For the previous crumb, see here. This post begins chapter two, "How Salvation Works"
The Bottom Line
One of the biggest secrets in human relationships is to recognize that the arguments and words coming out of someone's mouth may not actually be the primary, underlying issue, what really has the person charged up. They may not even realize it. Sometimes you have to dig a little deeper to get down to what is really bothering them or what really has them upset. The person who responds in such cases on a purely logical level, only engaging his or her words, may in fact be completely missing what is really going on.
In a somewhat similar vein, E. P. Sanders suggested that Paul's argument developed "from solution to problem."  Sanders' interpretation went a little like the following. Paul knew that God had chosen Jesus as the way to reconcile Israel to himself. And if Jesus was the way, then the Jewish Law was not the way. And if the Jewish Law was not the way and the cross was the way, then non-Jews, Gentiles, could be reconciled to God just as easily as Jews could.
We do not have to accept Sanders' entire perspective to see how God might have unfolded Paul's understanding. Paul had kept the Jewish Law brilliantly as a Pharisee. If anyone was right with God, he might have thought, surely I am. But then he witnessed the risen Jesus, which implied that his Law-keeping was not sufficient, was not the way God had chosen. Rather, the cross of Jesus was the way God was reconciling Israel to himself. Sanders put it rather bluntly--the problem with the Law was that it was not Jesus.**
If one of the primary purposes of the Jewish Law for Paul the Pharisee was as a fence to guard the Jews against the nations, then the cross would have even more radical implications for Paul.  In keeping with Jesus' own agenda of including the discarded of Israel, God revealed to Paul that the inclusion must go much further than Israel. If the cross trumped the Law as the way to reconciliation, then potentially even Gentiles could be included through the cross. Passages like Isaiah 11 must have jumped out at him, a passage he understood as a prophecy that the Gentiles would hope on the Jewish messiah (cf. Rom. 15:12).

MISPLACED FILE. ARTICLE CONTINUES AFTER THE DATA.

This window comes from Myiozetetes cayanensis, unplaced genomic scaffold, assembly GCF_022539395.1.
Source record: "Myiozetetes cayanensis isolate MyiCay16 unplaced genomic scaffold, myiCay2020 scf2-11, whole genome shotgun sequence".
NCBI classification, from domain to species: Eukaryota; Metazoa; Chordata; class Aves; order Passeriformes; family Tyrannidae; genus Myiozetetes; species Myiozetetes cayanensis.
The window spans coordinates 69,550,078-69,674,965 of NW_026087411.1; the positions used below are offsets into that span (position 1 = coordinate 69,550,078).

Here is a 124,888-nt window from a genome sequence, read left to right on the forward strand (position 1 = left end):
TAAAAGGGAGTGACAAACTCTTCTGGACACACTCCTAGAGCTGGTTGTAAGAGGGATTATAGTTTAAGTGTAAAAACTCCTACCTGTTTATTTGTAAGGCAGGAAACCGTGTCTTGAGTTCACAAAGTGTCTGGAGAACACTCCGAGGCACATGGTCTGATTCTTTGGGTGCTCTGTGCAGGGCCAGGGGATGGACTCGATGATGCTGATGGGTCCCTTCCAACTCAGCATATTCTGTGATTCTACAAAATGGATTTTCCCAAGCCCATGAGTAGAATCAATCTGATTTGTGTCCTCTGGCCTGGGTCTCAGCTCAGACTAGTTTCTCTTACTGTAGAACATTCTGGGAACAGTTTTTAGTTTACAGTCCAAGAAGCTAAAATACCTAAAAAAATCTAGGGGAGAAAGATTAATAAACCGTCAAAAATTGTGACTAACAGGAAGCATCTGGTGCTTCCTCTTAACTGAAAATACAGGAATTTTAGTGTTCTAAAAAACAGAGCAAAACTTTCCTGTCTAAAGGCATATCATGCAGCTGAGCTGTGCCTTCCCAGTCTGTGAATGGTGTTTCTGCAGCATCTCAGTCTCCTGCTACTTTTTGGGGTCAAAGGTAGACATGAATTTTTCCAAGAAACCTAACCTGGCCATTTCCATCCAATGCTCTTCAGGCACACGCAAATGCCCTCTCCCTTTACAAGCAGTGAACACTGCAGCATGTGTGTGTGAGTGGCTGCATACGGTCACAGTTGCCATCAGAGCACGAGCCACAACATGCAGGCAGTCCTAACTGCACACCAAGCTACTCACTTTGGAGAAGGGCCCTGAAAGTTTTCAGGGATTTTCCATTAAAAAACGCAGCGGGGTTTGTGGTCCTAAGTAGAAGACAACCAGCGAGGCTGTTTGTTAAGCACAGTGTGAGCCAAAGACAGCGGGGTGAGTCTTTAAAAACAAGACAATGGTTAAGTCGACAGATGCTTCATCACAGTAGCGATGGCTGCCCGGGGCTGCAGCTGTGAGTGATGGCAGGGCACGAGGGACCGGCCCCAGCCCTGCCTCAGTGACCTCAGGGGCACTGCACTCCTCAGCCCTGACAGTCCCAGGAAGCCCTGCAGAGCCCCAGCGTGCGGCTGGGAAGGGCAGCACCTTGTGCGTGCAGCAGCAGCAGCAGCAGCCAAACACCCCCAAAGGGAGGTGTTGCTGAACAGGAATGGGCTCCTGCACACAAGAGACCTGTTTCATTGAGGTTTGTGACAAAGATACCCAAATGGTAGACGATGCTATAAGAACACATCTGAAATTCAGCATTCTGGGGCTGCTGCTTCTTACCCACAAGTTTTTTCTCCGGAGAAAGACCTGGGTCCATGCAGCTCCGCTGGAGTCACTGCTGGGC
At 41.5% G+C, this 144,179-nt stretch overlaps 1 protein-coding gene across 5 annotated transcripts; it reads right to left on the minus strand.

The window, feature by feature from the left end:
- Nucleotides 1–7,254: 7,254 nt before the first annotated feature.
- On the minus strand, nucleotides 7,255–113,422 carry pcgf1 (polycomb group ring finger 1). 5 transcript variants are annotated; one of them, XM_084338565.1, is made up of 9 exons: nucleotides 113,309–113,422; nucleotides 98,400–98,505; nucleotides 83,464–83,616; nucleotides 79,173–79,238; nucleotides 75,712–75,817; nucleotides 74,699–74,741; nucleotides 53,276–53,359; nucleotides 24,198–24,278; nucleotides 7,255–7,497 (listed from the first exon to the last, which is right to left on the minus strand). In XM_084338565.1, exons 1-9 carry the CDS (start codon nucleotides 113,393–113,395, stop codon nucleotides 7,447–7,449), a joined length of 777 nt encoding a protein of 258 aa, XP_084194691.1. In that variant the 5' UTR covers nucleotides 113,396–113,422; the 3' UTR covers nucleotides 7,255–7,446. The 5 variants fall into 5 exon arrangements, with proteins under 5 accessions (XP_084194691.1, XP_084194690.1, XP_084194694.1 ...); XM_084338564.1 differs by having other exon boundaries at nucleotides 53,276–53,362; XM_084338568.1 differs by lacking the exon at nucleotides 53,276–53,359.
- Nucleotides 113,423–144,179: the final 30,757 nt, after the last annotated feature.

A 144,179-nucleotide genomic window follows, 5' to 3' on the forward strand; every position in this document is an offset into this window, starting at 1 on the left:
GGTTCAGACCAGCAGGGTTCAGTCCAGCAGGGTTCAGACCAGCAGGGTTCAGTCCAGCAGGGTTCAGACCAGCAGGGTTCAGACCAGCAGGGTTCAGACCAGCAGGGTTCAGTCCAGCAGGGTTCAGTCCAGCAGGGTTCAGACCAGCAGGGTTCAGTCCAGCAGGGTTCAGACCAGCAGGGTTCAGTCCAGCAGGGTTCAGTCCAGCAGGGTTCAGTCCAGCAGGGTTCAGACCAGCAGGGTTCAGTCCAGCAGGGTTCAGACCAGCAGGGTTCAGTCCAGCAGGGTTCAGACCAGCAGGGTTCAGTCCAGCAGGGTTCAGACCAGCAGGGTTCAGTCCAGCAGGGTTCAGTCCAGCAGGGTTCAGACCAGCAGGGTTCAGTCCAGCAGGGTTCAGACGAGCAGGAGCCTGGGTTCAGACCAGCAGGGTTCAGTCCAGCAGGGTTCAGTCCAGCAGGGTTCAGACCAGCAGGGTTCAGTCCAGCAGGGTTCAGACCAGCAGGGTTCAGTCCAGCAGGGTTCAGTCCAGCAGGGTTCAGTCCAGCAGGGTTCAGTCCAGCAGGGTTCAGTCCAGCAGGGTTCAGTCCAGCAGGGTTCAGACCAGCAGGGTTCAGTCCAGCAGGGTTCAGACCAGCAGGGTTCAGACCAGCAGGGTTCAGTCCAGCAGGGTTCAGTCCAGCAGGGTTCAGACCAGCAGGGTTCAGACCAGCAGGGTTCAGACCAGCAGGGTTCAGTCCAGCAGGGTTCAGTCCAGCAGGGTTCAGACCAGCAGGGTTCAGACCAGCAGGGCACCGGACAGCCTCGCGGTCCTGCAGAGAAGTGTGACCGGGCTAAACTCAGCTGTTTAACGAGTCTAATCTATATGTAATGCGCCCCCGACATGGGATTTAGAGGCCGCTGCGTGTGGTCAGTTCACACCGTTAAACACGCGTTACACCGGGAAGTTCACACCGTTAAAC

The bottom line for Paul was thus that Gentiles could now be right with God through the cross of Jesus, as well as that the Jewish Law could not make you right with God. The arguments of Romans and Galatians basically play out these fundamental understandings. The idea that the Jews themselves relied on God's grace for a right standing with Him was already something Jews acknowledged.  All Jews would have agreed with Paul that they had sinned at some point in their lives and that Israel's good standing with God was a matter of His grace.
But non-believing Jews did not agree that the death of Jesus was a sacrifice to atone for the sins of Israel. And the believing Jews in Jerusalem did not agree that Jewish believers were any less obligated to keep the Jewish Law than they were before. These are the underlying positions that Paul sets out to defend in the argument of Romans.
 In the first volume of this two part series, Paul: Messenger of Grace, we had a running series in the endnotes of the thirty or so books on Paul that a person might read to become a Paul expert. One of the key books on that list was E. P. Sanders' landmark book, Paul and Palestinian Judaism (**, 1977). Perhaps we should add to that list another of Sanders' books, Paul, the Law, and the Jewish People (**).
 A famous line in an early second century Jewish book in Greek called the Letter of Aristeas says that, "***"
 This is one of the key insights of the "new perspective" on Paul and Judaism that has developed over the last thirty years. Judaism never thought that a person could "earn" a right standing with God. And as Sanders pointed out in Paul, the Law, and the Jewish People (**), keeping the Jewish Law was not about "getting in" to Israel or the people of God. It was about "staying in" in the people of God.
It is perhaps understandable that Lutheran and Calvinist interpreters of Judaism would equate its emphasis on works as a sign of works-righteousness. It thus took a Methodist (Sanders) to recognize that the Jewish Law-keeping was much more in response to God's grace toward and covenant with Israel than it was an attempt to earn a righteous status.